“It's an important issue for Manitoba growers and it's just one of the important tools that growers have for protecting their potato crop and if they were to lose that one, they'll still be able to grow potatoes, but it's going to be more difficult and more expensive,” Gibson said. “So it's really important that growers get their information to the Hort Council so that can be passed on to PMRA, so they can hopefully keep an important tool for their production.”

The survey is available online, or by hard copy that could be submitted via email or fax. To complete the survey, visit www.surveymonkey.com/r/TWW76JJ.
Published in News
Syngenta Canada announced the launch of Orondis Gold Potato fungicide for the suppression of two common storage diseases, pink rot and Pythium leak, in potatoes, on Jan. 14, 2019.
Published in News
This article was republished from a 1999 article in Top Crop Manager.

The basic principles of potato storage have not changed much over the years. The computer age has allowed growers to more precisely control their humidity and ventilation operations, but the need to minimize disease, cool the pile, reduce shrinkage and preserve the crop until shipment remains essentially the same.

Every storage situation is different, according to John Walsh a former potato storage management specialist for the New Brunswick Department of Agriculture and now an agronomist with McCain Foods in Florenceville. However, he has a basic strategy that he shares with growers, which holds true for most situations: growers can adjust to suit their operation.

“There could be 1000 management situations,” Walsh explains. “But we've developed a strategy for storage management that begins with evaluating the crop for rot potential. For example, if a grower sees late blight late in the growing season, a flag should go up. If soil is saturated for more than 24 hours, another flag goes up. If there is rain during harvest — another flag. If rot is seen during harvest, that's another flag. If there are no flags, the grower can go ahead and start curing the crop. If a grower only has one flag, only a couple days of drying will be needed. If there are two flags, a couple weeks of drying may be necessary. If there are three flags, it would be best to turn the humidifier off, turn the fans on, and leave them that way because it could take more than two months to dry the crop. In the end, a little extra shrink is better than potatoes flowing out the door!”

The goal of all growers is to prevent rot from infecting the entire warehouse. Once taken care of, there are four steps to follow: curing, cooling, holding and removal of the crop from storage. If all are accomplished with no problems, a grower has completed the second stage of crop production, the first being the actual growing of the crop.

The curing process helps heal wounds and set the skin on the tubers, reducing any opportunity for disease to infect them. Walsh says the curing process is slightly different depending on how the potato is to be used. In the case of processing potatoes, he says, a colour evaluation must be made first and then the curing process can begin. “Tablestock and seed can cure for two to three weeks at 50 degrees F, while chip and French fry potatoes should cure for three to six weeks at 55 degrees F,” he reminds growers. “Once curing is over, growers begin the cooling process by dropping the temperature two to three degrees a week for tablestock and seed, and one to two degrees a week for processing potatoes.”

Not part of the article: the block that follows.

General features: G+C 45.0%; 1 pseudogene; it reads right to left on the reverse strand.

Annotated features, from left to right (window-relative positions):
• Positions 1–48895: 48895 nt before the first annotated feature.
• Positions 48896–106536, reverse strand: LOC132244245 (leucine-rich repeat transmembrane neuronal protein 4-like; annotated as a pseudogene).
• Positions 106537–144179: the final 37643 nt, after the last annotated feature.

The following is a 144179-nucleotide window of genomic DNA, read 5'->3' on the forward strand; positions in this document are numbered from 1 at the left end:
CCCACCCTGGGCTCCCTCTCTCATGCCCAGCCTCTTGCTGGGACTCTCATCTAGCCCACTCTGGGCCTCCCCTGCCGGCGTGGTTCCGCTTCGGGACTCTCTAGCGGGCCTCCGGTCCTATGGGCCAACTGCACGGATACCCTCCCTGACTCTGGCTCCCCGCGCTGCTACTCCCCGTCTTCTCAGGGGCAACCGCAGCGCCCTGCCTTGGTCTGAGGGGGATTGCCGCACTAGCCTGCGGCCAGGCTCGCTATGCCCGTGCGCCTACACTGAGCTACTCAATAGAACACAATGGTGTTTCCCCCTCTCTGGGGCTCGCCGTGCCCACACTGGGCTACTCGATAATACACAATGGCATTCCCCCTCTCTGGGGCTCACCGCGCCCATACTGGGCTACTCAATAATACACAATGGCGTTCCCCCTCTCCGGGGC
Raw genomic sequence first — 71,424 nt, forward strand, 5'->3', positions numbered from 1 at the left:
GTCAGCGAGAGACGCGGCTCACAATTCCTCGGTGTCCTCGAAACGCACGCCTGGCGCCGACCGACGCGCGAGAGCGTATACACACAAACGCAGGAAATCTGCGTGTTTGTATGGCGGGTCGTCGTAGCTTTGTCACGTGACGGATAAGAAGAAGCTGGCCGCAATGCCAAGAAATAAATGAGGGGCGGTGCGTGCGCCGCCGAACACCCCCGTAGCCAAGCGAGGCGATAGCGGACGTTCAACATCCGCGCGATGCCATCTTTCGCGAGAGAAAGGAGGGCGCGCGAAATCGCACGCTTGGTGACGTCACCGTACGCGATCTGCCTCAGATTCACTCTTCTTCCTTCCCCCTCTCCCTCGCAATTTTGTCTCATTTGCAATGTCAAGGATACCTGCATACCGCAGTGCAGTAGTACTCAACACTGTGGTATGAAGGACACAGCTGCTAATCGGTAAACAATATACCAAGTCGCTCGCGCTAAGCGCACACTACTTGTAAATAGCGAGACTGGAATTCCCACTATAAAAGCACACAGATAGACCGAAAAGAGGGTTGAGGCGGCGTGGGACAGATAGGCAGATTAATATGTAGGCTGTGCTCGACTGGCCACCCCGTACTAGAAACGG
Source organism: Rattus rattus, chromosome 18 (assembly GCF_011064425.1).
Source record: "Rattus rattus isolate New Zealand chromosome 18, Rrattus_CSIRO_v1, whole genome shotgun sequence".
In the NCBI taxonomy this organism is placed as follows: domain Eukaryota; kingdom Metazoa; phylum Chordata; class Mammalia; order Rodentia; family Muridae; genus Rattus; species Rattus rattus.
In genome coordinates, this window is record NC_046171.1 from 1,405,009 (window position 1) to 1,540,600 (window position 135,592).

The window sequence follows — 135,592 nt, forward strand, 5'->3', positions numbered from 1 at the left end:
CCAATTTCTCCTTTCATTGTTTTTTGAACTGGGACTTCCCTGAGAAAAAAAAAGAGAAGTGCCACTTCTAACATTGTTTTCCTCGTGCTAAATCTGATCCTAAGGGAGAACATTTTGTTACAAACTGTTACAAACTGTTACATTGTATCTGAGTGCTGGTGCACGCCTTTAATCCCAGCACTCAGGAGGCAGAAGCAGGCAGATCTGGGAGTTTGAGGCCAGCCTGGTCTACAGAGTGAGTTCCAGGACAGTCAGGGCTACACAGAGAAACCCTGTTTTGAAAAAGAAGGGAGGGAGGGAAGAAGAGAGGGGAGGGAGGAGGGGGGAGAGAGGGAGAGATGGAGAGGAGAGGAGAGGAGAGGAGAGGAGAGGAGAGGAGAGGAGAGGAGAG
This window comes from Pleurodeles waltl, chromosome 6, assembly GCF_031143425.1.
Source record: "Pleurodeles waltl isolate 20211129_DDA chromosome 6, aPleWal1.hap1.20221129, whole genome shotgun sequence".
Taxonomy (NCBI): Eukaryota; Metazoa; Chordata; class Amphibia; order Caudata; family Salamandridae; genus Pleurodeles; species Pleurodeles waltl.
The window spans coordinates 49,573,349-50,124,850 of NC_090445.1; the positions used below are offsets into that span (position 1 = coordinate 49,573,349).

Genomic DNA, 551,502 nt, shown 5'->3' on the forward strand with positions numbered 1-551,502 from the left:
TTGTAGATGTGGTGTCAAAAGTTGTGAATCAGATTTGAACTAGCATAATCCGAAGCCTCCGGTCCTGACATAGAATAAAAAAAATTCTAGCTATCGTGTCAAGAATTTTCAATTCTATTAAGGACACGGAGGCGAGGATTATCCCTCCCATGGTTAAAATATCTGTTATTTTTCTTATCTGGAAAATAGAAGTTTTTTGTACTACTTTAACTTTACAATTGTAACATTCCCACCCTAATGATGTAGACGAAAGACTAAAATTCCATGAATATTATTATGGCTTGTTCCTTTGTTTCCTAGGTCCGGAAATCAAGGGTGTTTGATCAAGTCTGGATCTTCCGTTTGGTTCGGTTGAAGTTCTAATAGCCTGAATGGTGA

When cooling is complete, the potatoes are held at the recommended temperature for each type until delivery to processors or consumers. Processing potatoes may require warming to 55 degrees F for a few weeks before delivery to improve colour, otherwise the important thing is to maintain uniform conditions. Walsh says as long as rot is controlled, many problems facing growers will be manageable. However, he admits there is little growers can do to minimize the effects of rhizoctonia or silver scurf once they have infected the storage. He maintains growers need to concern themselves more with wet rots and dry rots because, with effective cooling, curing and holding, they can be minimized.

Some products will help control dry rot, but they have limited use due to resistance to the control product. Ross McQueen, a potato pathologist in the Faculty of Agricultural and Food Sciences at the University of Manitoba in Winnipeg, says thiabendazole has been effective on dry rot, but resistance is beginning to appear in Western Canada. “We're currently working with chlorine dioxide to control secondary infections that come from late blight,” he says. In this trial method, “The chlorine dioxide is delivered through the humidity system.” He says the method shows promise because it reduces the populations of the bacteria that cause rots that result from late blight.

Walsh recommends growers minimize dirt and mud going into storage as well as avoiding over-filling warehouses.

Occasionally, growers try to fine-tune their storage operations to reduce disease by using multiple ventilation systems or opting for newer insulating materials, but the basic principle of good storage remains the same, says Walsh. “Work continues to develop expert systems to run the computers that manage the storage,” he says, “but the basics remain the best management system.”

A grower who has developed his own expert system is Keith Kuhl of Southern Manitoba Potato Company of Winkler, Man. He says after trying a number of computer environmental control systems, including “a cumbersome program” from a technology company in the U.S., he met with a local electrical company and developed his own system. “Ours is a much simpler system than any others that are on the market,” he says. “We determine a long-term goal for each warehouse and the computer is adjusted to maintain temperature and humidity until the planned shipping date.”

Kuhl says his company ships 12 months of the year and, as a result, his crop is managed with that in mind from the time it is planted. “In the cooling process, we know what our long-term plan is for that crop, so each bin may be treated differently depending on the market or delivery date.”